Not to mention that Students Taking Action Now: Darfur (STAND) Canada was formed at a national conference for Jewish student leaders. Hillel has, once again, taken the lead by assisting their activities. And then I would like to thank York Federation of Student (YFS) president Corrie Sakaluk for YFS’ apology. It’s refreshing to see someone who can sound so sincere in one breath, and prove to be so fake in the next. She basically implies (with her quotes to Excalibur regarding Farah’s statements), “We’re sorry . . . but it is important to note you’re criminals.”It is a sad state of affairs when an organization that claims to represent the views of 48,000 York students – yet only had the support of around 2,000 – feels the need to insult an organization (Hillel) that represents over 5,000 students.
“Stop the Hate” was a good idea at the time, but now it has become a miserable failure. When I hear that a three-hour YFS meeting about the campaign was consumed by two hours of pointless debate on the Middle East topic, this might not be a campaign worth saving. It’s disappointing that one person could not “Stop the Hate,” even for one day.
Judea Pearl, the father of slain American Jewish journalist Daniel Pearl, says it’s time for some new terminology:
Pearl blames “classical anti-Semitism” for fueling the men who killed his son, but also sees “Zionophobia,” a term he coined. Zionophobia is different from anti-Semitism, and he feels the organized Jewish community has been slow and incompetent in fighting it.
“Denying Jewish people the right for nationhood is straight racism, not anti-Semitism. Jews fight Zionophobia by labeling it anti-Semitism, which is a mistake. It is so easily deflected by saying ‘My best friends are Jewish’ or ‘I’ll go to prison to defend a Jew’s right to wear a yarmulke or eat kosher food’ but still want Israel to be abolished,” argues Pearl.
Bandying about the term anti-Semitism “makes us look paranoid. It makes the whole fight against anti-Semitism lose its edge.”
George Galloway’s Respect Party has fallen on hard times lately, so they’ve come up with a brilliant plan to turn their movement around: Design a new logo!
Here’s the announcement:
Respect invites all budding artists to design a logo for the organisation.There will be a prize for the winner. Please note:Infantile scribbles bearing a vague resemblance to a tree will not be considered.
(Vague resemblance to a tree? WTF?) Anyway, I’m not much of an artist, budding or otherwise, but in light of George Galloway’s, um, previous affiliations and dealings, here’s my pick for a new logo:
So, the big news today is that an Argentinean prosecutor asked a judge to issue arrest warrants for the former president of Iran and seven other Iranians for their roles in the 1994 bombing of a Jewish cultural center in Buenos Aires.
Well, better late than never. I notice, however, that the story hasn’t gotten any play at the usual moonbat haunts (Counterpunch, Indymedia, etc.) Even the normally garrulous Juan Cole, who never misses the opportunity to defend the integrity of Iranian presidents, seems eerily silent on this story.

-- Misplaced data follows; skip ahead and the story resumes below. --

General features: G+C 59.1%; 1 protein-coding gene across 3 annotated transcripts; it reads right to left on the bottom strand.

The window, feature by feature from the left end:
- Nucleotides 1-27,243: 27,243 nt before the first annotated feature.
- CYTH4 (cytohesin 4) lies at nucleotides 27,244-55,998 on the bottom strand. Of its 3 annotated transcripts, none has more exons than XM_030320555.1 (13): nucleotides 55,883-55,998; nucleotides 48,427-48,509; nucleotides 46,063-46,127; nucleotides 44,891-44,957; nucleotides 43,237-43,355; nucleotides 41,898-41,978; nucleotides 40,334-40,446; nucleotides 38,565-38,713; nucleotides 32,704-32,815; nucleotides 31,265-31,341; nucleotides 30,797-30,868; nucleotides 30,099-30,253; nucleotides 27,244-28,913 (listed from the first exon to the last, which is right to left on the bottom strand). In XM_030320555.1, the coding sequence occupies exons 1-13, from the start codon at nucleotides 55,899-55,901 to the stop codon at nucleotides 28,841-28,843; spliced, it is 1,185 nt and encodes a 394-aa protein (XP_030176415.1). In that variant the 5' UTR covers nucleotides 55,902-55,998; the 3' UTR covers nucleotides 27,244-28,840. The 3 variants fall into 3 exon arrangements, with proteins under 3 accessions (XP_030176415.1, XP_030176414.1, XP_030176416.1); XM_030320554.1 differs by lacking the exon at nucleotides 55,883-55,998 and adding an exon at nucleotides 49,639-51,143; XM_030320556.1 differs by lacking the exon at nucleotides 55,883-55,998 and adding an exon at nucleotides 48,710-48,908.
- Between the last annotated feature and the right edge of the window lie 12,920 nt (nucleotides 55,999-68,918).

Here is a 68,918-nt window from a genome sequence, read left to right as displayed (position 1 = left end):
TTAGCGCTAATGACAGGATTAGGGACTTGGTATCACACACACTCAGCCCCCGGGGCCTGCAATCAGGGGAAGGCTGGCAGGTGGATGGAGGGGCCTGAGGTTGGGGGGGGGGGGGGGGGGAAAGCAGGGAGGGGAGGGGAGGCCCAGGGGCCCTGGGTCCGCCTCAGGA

Still, I can almost hear the wheels turning…the various talking points coming together. Herewith my predictions:
(1) It’s the October Surprise! Are we really to believe that this is a coincidence, just two weeks before election day, with Republicans trailing in the polls? Clearly, the Bush administration needed to burnish its national security credentials and raise the threat level regarding Iran—so the neocons and their Zionist lobby operatives put pressure on Argentina to make this announcement.
(2) The Mossad bombed the Jewish cultural center and pinned the blame on Iran. (Bonus points to the first 9/11 “truth scholar” who claims that this was a dry run for the World Trade Center bombing. Expect grainy photos of those “dancing Israelis” in Buenos Aires circa 1994 to begin appearing on the Internet any day now.)
(3) The predicted “moderate” spin (courtesy of The Nation and The Guardian): This terrorist act should be condemned, but it was the inevitable consequence of the Israeli government’s repressive policies, which incite anti-Jewish hatred and put the lives of Jews everywhere at risk. (Plus: Add “ironic” observation that a former president of Iran has been indicted, while members of the ruling Likud cabal remain “at large.”)
Any others that I’ve missed?
A new Jewish blog on the block — CampusJ:
Our reporters, who are student journalists at various universities, cover the Jewish beat for their respective campuses, under the guidance of our editorial staff of professional journalists…..A major part of the novelty of CampusJ is that our reporters use blogs with which to present their work….The content on CampusJ doesn’t take any specific ideological approach, and isn’t here to tout any specific Jewish institution or position. We’re only interested in finding out what Jewish students have to say, and exploring the issues affecting them.